Australian unionists stand in solidarity with their brothers and sisters in the Philippines #Stopredtagging

 Elmer Bong Labog, leader of the Kilusang Mayo Uno (KMU) union federation in the Philippines, called on Australian unionists and internationalists to stand in solidarity with their brothers and sisters on a Solidarity Tour in Perth, Melbourne, Canberra, and Sydney.

Melbourne Meeting

Melbourne: over seventy-five internationalists hear Elmer’s call for solidarity

“The intensive harassment and repression of trade union members and working people in the Philippines deserves to be condemned by all who value basic human rights and the rule of law.”

On his solidarity tour, Elmer met with union members and leaders from the Australian Manufacturing Workers Union (AMWU), the Electrical Trades Union (ETU), UnionsWA, Public Services International (PSI) Asia Pacific, Victorian Trades Hall Council, Construction Forestry Mining Energy Union (CFMEU), Maritime Union of Australia (MUA), Community and Public Sector Union (CPSU), Australian Nurses and Midwives Federation (ANMF), Australian Council of Trade Unions, (ACTU), the Financial Services Union (FSU), and the NSW Teachers Federation.

And union members responded to Elmer’s call, with strong numbers of activists attending the events. 

 GlennWA Meeting

In Perth, Elmer Labog met with the Union Aid Abroad – APHEDA Perth Activist Group. After being welcomed by AMWU Secretary Glenn Thompson and meeting with UnionsWa Secretary Meredith Hammat and WA Greens leader Alison Xamon MLC, Elmer attended a wreath-laying ceremony at Solidarity Park in commemoration of the forty-six union members murdered in extra-judicial violence under the Duterte regime. 

 Solidarity Park WA

Perth: Wreath Laid in Commemoration of Murdered Philippine Unionists

In Melbourne, more than seventy-five Victorian unionists gathered to hear Elmer and Meryle in conversation with Brother Thy Yann from the Building Woodworkers Trade Union of Cambodia (BWTUB)  and Andrew Dettmer from the AMWU – Australian Manufacturing Workers’ Union about trade union repression across the Asia Pacific.

The delegation met with Australian Council of Trade Unions (ACTU) President Michele O’NeilLuke Hilakari Secretary of the Victorian Trades Hall Council, and Kate Lappin, Regional Secretary of Public Services International (PSI) Asia Pacific.

 ACTU Meeting

In Canberra, the Philippine delegation spoke with federal parliamentarians about the urgent need for the Australian government to pressure the Duterte regime to end the killings. They called for Australia to end its military aid of the Philippines military, which has been implicated in wide-spread human rights abuses against civil society activists and campaigners.

 Peter Solidarity

Canberra: Parliamentarians hear about trade union repression in the Philippines

“The right of working people to organise is guaranteed by international standards and national laws, including the ILO Convention on Freedom of Association, but these are being ignored by the Duterte regime in the Philippines. We call on the Australian government to suspend military assistance to the Duterte Regime.”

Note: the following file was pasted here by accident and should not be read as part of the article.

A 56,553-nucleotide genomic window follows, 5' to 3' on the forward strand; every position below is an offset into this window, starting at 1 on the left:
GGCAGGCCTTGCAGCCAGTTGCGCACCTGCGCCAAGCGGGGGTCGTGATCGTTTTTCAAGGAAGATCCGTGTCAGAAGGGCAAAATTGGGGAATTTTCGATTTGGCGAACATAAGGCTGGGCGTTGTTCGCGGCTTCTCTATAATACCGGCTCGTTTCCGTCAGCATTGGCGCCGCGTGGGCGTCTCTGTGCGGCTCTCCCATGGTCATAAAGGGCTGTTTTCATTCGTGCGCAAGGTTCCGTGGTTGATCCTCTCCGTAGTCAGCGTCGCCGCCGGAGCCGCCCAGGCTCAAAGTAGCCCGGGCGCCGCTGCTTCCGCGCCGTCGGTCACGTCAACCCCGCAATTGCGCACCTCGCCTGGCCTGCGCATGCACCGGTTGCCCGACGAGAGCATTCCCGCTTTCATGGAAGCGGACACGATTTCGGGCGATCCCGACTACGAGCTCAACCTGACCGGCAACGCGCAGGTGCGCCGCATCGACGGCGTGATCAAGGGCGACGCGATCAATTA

Elmer and Meryl spoke with: Senator Penny WongAdam Bandt MP, Senator Tony Sheldon, Senator Kim CarrSenator Tim AyresJosh Wilson MPPat Conroy MPPeter Khalil MPGed Kearney MP, Julian Hill MP, and Josh Burns MP
Collie Western Australian Workers Victorious After Australia’s Longest Coalfields Dispute
After 180 days of strike action and over 2 years of contract negotiations, with Indian muiltnational Lanco maintenance workers at Griffin Coal in Collie, Western Australia, returned to work at 7 am today. 
The 29 maintenance workers – all members of the Australian Manufacturing Workers’ Union (AMWU) – had been on strike for exactly 6 months, since August 2017. The workers entered their shift with an honour guard from the community and other trade union members.
“This is a victory for the members, they’ve fought to restore their family friendly rosters and rescue their stolen entitlements,” said AMWU WA Secretary Steve McCartney. 
“These workers are the text book example of how critically broken Australia’s workplace laws are. They have faced a termination of their conbtract from Griffin Coal, a long and drawn out struggle over more than 2 years, and a massive cut of 43% of their take home wages.
“This community has stood together and stood defiant against Lanco a multinational Indian owned company. They’ve protected their family-friendly rosters and gotten back their stolen entitlements – but it should have never been allowed to happen. This could all have been avoided if the Australian industrail  laws were fair and we had a system that delivered workplace democracy. 
“This is a victory of the entire Collie community, that has stood by Griffin Coal workers every step of the way.”
Lead delegate Jay Scoffern said that the dispute had been long and bitter, and had taken its toll on workers and the entire community.
“Collie is close knit community and we want to thank the entire town for their support of us through the whole time,” he said. 
“We also want to thank the unionists from every union who have backed us up and sent us their solidarity. Their support helped to keep us going.”
Mr McCartney said that Griffin Coal’s actions throughout this process – terminating an agreement, cutting pay by 43%, and attempting to steal entitlements and force anti-family rosters on a regional community – demonstrates why the rules are broken.  
“We need to be throwing out the the current Australain laws and demanding a system that respects workers, respects families and can’t be used as a weapon by foreign multinationals,” he said.  
Griffin coal is owned by Indian muiltnational Lanco.